PHA focused on combating fraud, reducing over-pricing of medical devices, abolishing second-tier benefits, and increasing the Medicare Levy Surcharge and Private Health Insurance Rebate. ACCPA requested more funding for Home Care Packages, addressing workforce shortages, and extending student visa holders’ working hours. CHA proposed increased consumer contributions, deregulation of the Basic Daily Fee, and an aged care innovation fund.
Vision 2020 Australia aimed to address vision loss, focusing on Aboriginal and Torres Strait Islander communities, publicly funded eye care, and research investment. AAMRI emphasized retaining researchers and increasing funding for research costs through Ideas Grants.
Did industry get what they wanted? More than AUD$27.9 billion of new investments into health and aged care were announced. The centerpiece, according to Health Minister Mark Butler, was a tripling of the provision of bulk billing services for GPs and a 15% pay increase for all aged care workers.
This year will mark a notable milestone in Australia’s journey to bolster its already world-class health system. The focus on upstream services in primary care, improving access and affordability through bulk billing, strengthening the coalface against demand with workforce funding, and preventative measures against smoking, vapes and cancer screening, all bode well for a future-proofed system.
“With access to GP care getting more difficult for these patients due to increasing out of pocket costs, this targeted support is much needed and will make a real difference, especially in rural and regional areas,” AMA President Steve Robson said in the wake of the budget. “This will ease pressure on GPs and help make care more convenient and accessible for patients.”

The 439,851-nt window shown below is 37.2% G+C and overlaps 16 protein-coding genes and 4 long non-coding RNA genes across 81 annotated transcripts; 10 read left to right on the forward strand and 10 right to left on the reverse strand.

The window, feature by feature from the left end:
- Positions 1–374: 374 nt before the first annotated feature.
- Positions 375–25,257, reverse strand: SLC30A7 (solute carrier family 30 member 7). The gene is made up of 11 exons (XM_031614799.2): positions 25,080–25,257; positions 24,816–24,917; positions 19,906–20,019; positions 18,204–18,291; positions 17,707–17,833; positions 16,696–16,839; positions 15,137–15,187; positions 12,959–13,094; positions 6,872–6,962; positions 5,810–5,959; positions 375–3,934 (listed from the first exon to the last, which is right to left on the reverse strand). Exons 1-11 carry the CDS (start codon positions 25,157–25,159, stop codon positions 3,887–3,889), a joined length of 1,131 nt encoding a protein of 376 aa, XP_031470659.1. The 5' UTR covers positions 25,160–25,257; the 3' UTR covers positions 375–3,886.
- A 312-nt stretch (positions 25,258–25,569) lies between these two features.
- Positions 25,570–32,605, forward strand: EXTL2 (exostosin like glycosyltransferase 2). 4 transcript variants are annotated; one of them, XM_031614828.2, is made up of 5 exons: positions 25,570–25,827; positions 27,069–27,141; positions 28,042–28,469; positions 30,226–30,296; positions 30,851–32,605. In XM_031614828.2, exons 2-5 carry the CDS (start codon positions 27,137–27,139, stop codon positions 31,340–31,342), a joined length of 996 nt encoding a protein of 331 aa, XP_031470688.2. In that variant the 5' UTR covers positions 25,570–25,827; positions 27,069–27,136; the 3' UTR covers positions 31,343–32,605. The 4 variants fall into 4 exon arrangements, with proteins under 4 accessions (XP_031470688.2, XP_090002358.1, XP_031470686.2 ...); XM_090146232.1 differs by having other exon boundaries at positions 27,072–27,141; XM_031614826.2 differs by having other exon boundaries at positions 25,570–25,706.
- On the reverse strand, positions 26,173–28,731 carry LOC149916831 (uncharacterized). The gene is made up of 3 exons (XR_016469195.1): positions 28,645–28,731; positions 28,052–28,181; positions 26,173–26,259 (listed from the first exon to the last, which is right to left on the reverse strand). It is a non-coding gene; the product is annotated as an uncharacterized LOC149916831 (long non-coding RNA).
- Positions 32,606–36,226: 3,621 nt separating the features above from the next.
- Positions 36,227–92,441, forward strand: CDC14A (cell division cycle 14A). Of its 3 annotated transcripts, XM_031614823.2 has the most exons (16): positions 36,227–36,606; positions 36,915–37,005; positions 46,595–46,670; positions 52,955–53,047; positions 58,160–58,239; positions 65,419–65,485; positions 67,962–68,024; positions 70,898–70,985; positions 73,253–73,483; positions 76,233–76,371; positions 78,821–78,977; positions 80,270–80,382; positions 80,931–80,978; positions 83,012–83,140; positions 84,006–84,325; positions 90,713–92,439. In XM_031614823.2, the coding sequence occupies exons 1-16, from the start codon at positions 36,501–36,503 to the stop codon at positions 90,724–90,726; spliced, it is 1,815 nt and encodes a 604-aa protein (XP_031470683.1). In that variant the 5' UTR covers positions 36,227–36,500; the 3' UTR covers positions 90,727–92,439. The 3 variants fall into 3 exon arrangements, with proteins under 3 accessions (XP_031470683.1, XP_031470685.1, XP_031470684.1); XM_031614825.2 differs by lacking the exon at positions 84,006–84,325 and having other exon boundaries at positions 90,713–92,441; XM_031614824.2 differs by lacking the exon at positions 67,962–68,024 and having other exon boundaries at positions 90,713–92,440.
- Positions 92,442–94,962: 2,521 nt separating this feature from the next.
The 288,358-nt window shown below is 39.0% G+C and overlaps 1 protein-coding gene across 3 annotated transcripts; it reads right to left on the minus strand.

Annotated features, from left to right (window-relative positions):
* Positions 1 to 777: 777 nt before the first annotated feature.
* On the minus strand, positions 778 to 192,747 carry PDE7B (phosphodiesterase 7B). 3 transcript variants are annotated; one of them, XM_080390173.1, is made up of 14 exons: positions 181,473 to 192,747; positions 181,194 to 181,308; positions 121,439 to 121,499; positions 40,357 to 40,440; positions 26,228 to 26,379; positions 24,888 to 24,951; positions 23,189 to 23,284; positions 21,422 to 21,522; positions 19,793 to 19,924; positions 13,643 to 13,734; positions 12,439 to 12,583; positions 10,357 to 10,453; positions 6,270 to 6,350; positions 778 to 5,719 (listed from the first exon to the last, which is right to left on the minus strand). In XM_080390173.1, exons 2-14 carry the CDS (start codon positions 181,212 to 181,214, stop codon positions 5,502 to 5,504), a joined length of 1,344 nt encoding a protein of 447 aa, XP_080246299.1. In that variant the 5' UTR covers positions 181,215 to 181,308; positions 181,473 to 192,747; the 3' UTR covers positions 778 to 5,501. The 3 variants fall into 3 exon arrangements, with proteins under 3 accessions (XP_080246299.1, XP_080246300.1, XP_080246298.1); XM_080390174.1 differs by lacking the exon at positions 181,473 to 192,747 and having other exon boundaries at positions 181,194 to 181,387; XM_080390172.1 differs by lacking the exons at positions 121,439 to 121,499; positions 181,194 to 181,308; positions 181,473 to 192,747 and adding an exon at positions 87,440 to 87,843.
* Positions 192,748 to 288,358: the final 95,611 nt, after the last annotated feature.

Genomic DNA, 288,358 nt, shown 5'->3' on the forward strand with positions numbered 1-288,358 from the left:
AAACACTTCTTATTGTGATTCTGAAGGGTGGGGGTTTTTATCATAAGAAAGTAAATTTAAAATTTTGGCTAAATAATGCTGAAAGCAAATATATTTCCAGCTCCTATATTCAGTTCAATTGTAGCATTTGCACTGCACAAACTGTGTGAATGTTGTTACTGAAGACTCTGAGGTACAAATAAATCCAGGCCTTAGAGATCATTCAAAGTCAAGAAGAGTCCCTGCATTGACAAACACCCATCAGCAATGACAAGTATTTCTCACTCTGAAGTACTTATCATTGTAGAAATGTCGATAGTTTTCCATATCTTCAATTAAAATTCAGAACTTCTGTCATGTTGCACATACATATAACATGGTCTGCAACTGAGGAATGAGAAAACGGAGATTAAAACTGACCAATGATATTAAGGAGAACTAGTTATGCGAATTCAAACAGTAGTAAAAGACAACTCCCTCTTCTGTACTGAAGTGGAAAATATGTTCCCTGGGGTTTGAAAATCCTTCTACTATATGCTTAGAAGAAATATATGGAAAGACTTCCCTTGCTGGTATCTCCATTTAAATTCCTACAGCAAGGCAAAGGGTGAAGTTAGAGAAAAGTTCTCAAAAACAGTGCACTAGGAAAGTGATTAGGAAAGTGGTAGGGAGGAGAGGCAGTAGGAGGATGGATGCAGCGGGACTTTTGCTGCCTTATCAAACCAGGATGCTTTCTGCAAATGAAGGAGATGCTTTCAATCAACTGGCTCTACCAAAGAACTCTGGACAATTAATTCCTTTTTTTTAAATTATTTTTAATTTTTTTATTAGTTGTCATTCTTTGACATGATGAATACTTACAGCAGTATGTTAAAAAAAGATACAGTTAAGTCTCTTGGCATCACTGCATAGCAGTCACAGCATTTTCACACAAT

Adjunct Prof Terry Slevin, CEO of the Public Health Association of Australia, said all eyes will be on the government’s commitment to the Australian Centre for Disease Control.
“2023 is a milestone for public health in Australia because it’s when the Australian Government will give birth to its promised Australian Centre for Disease Control,” he said.
“We have been clear that funding needs to be in the hundreds, not tens of millions of dollars. A well-resourced and funded ACDC is absolutely crucial to Australia’s ability to prepare for pandemics of the future, as well as tackling the growing threat of preventable disease in Australia.”
Medicines Australia CEO Liz de Somer rallied the praise, highlighting the need for innovating medicines and a comprehensive Health Technology Assessment review.
“Medicare and the PBS must evolve together, and the Government’s first major Health Technology Assessment (HTA) review in 30 years provides a critical opportunity to achieve long overdue PBS reform. Making our HTA ‘fit for the future’, to sit alongside Medicare, must now be our collaborative goal,” said Ms de Somer.